While parenting styles and practices vary from culture to culture, attachment is not about parenting styles, values, or even about different parenting behaviours. The attachment relationships between the caregiver and child not only impact them as individuals, but are also connected to the health of their family, community, culture and nation.
The impact of residential schools and exceptionally high historical rates of foster care in the Aboriginal community create particular challenges in the area of attachment. “Many of today’s Aboriginal parents and grandparents were raised in foster care or the residential school system....As adults, people who experienced abuse, grief, loss or trauma as young children are more likely to form unhealthy attachment relationships with their infants and children, particularly if they have not resolved the hurt feelings and emotions linked to the experiences (Lyons-Ruth, Respacholi, McLeod & Silva, 1999).” Strategies for strengthening and supporting healthy attachment relationships can help heal the hurt.
The paper recommends six strategies for Aboriginal caregivers to use to strengthen and support healthy attachment relationships in children:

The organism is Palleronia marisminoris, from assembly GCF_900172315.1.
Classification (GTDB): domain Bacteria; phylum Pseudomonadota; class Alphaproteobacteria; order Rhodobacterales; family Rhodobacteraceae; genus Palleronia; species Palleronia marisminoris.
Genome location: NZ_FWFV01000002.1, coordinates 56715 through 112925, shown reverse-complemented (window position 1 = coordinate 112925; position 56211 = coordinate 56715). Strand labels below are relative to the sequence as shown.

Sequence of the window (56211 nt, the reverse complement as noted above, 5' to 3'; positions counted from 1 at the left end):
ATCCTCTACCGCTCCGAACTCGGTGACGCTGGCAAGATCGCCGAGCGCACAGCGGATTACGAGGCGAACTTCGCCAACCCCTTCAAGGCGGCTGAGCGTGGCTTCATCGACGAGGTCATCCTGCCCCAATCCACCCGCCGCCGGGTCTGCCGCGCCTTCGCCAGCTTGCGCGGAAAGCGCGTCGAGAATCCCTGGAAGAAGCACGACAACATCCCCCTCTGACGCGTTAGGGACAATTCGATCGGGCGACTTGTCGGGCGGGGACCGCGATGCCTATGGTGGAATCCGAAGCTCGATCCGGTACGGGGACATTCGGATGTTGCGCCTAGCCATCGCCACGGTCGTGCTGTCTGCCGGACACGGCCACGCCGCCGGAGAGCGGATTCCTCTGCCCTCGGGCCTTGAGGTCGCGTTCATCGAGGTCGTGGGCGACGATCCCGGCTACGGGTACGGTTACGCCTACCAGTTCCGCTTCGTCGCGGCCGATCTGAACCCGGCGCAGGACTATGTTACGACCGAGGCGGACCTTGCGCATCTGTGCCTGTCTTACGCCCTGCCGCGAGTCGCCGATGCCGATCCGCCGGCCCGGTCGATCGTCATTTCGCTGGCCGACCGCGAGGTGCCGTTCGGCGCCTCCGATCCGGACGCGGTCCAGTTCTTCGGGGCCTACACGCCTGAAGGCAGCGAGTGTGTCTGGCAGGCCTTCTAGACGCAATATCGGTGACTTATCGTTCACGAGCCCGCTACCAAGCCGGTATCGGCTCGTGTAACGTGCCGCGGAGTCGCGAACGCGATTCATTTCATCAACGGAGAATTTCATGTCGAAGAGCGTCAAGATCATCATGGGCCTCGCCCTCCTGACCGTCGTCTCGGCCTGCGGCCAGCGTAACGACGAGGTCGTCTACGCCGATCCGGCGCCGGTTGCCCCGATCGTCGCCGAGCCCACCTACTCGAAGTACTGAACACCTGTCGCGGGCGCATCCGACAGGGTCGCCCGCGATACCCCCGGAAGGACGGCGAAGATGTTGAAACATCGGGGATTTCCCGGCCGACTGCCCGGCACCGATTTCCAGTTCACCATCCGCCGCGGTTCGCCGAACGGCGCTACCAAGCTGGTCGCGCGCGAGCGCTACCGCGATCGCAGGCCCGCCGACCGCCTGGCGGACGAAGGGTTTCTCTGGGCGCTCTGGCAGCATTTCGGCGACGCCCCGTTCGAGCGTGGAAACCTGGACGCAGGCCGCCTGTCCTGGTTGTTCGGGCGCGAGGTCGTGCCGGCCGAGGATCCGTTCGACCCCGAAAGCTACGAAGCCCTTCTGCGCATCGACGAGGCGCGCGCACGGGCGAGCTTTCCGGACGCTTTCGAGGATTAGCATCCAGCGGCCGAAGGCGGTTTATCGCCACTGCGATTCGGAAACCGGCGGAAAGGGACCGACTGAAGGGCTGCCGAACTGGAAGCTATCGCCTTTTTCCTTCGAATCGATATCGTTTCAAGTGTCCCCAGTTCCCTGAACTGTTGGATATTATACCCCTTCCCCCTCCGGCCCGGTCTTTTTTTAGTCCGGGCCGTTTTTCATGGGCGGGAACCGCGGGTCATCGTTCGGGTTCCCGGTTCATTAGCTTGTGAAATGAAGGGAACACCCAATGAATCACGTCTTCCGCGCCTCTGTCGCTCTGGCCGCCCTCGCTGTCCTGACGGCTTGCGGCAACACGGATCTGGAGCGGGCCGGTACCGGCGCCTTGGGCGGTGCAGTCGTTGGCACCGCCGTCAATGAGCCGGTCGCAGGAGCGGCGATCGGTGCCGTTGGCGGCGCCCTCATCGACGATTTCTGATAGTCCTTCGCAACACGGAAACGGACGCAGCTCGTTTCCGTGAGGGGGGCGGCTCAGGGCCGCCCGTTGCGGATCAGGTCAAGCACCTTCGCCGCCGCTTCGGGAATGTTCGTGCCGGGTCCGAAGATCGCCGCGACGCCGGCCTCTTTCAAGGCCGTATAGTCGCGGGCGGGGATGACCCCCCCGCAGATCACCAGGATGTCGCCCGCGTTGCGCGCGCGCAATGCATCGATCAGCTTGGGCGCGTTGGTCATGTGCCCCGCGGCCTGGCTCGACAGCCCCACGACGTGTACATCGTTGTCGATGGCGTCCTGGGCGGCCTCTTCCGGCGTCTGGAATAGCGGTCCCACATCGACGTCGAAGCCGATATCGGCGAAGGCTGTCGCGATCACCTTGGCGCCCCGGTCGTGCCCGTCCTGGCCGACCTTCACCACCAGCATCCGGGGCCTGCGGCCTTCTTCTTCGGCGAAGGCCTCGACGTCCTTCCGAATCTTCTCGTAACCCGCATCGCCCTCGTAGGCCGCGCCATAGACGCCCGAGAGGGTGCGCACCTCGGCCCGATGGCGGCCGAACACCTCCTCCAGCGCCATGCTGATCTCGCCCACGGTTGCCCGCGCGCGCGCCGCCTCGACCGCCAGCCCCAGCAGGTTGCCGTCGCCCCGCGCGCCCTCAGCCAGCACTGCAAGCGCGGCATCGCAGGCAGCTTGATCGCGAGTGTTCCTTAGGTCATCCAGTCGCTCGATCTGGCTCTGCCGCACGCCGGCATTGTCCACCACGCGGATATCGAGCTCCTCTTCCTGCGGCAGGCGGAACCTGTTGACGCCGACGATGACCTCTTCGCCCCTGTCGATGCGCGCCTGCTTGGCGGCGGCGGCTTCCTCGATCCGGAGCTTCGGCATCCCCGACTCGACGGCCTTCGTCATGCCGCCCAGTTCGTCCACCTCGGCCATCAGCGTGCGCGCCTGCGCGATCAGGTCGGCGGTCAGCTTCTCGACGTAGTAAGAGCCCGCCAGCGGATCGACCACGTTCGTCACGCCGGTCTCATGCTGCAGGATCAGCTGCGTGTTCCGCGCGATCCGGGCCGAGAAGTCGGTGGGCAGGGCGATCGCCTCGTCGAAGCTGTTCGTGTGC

- Comfort infants and children when they are distressed in a way that is soothing to them, for example by holding or rocking them, or by giving calm, gentle reassurance. When children experience regular and predictable comfort from their caregivers, it helps them feel safe and secure in the world.
- Respond to infants and children, so they know you care. Giving positive attention, helping with a problem, or sharing special moments together helps build strong attachment relationships.
- Create warm and joyful memories. Every family has traditions that vary according to their culture and history. Traditions and activities related to holidays, spiritual celebrations or special events such as birthdays or weddings help develop a sense of predictability and security in children and create positive memories to hold over their lifetime.